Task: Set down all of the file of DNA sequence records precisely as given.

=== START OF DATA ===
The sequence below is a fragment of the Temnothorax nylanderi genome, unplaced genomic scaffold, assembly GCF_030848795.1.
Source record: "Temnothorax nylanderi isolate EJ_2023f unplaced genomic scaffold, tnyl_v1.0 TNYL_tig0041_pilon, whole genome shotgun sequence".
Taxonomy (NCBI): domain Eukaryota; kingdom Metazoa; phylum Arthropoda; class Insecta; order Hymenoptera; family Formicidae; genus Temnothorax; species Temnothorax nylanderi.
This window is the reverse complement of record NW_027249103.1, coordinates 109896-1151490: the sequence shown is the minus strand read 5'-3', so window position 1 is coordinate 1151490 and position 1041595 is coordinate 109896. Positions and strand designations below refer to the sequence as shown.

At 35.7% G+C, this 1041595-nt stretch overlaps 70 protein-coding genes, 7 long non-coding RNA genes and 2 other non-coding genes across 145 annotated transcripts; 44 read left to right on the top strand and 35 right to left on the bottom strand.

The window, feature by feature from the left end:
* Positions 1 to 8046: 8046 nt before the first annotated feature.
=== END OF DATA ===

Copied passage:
The sequence below is a fragment of the Temnothorax nylanderi genome, unplaced genomic scaffold, assembly GCF_030848795.1.
Source record: "Temnothorax nylanderi isolate EJ_2023f unplaced genomic scaffold, tnyl_v1.0 TNYL_tig0041_pilon, whole genome shotgun sequence".
Taxonomy (NCBI): domain Eukaryota; kingdom Metazoa; phylum Arthropoda; class Insecta; order Hymenoptera; family Formicidae; genus Temnothorax; species Temnothorax nylanderi.
This window is the reverse complement of record NW_027249103.1, coordinates 109896-1151490: the sequence shown is the minus strand read 5'-3', so window position 1 is coordinate 1151490 and position 1041595 is coordinate 109896. Positions and strand designations below refer to the sequence as shown.

At 35.7% G+C, this 1041595-nt stretch overlaps 70 protein-coding genes, 7 long non-coding RNA genes and 2 other non-coding genes across 145 annotated transcripts; 44 read left to right on the top strand and 35 right to left on the bottom strand.

The window, feature by feature from the left end:
* Positions 1 to 8046: 8046 nt before the first annotated feature.